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Difference between After and Afterward

There is a big difference between after and afterward. After is immediate, while afterward can be minutes, days, weeks, or even years later. Let’s explore the different implications of after and afterward.

What is After?

After is a word that can be used in a variety of ways. Most commonly, it is used as a preposition to describe something that happens or exists after something else.

For example, you might say “After I finish my homework, I will watch TV.” In this case, After is describing the order of events. After can also be used as an adverb to describe how something happens. For example, you might say “She ran quickly after she saw the dog.”

In this case, After is describing how the woman ran (quickly). Finally, After can also be used as a noun to refer to the time following something. For example, you might say “We will have a party after the game.” In this case, After is referring to the time period after the game ends.

What is Afterward?

Afterward has several different definitions, but most commonly it is used to mean “later,” “in the future,” or “after that.” It can also be used to refer to a time after something has happened, as in “after the war was over.” In literature, afterward is often used to refer to a sequel or follow-up story.

Difference between After and Afterward

After and Afterward are two words that are often used interchangeably. However, there is a subtle difference between the two terms.

  • After refers to a point in time, whereas afterward refers to a period of time.
  • For example, if you say “I’m going to bed after I finish my work,” you mean that you will go to bed at the same time or shortly after you finish your work.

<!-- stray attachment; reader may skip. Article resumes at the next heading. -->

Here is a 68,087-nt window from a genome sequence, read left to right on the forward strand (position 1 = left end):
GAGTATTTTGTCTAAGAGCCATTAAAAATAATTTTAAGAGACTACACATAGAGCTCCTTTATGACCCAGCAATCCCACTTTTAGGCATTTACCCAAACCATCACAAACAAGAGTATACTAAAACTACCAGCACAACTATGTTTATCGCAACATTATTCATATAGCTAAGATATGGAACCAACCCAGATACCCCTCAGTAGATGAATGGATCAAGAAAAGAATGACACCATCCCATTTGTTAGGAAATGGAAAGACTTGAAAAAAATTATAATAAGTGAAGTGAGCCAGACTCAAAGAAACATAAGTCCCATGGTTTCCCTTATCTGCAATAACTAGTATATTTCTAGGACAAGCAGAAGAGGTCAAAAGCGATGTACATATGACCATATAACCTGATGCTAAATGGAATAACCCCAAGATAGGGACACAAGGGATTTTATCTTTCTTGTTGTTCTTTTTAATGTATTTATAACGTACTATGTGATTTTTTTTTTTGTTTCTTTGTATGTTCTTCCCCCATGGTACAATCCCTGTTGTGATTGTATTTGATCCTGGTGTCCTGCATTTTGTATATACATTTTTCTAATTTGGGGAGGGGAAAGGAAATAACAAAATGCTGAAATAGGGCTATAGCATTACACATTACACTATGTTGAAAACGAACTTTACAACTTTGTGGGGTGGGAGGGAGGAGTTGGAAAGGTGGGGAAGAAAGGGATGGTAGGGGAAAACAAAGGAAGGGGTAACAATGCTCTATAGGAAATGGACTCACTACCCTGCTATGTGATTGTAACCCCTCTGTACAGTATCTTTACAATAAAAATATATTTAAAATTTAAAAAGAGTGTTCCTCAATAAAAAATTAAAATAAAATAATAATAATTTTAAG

• On the other hand, if you say “I’m going to bed afterward,” you mean that you will go to bed sometime after you finish your work – perhaps an hour or two later.

As a general rule, after is used before a noun, while afterward is used before a verb. Therefore, the correct phrase would be “Afterward, he went to bed.”

Conclusion

The answer may seem simple, but there is a nuance to the words that can change their meaning. After refers to time – what happens after something else occurs. It can be used as a noun or verb. As a noun, it means later in time; as a verb, it means to come after in time. In contrast, afterward refers to an action that follows another action. It can only be used as a noun and must refer to an event or conversation. Let’s look at some examples: “After I finish this project, I am going on vacation.” Here, finishing the project is the first thing that happens (afterward) followed by taking a vacation (after).

“We had coffee afterward.” This sentence uses afterward as a noun following the verb had. It means we did something (had coffee) after another event occurred (the meeting ended). There are other differences between these two words – such as usage and connotation – but knowing when to use each one correctly will help your writing sound more polished and professional.

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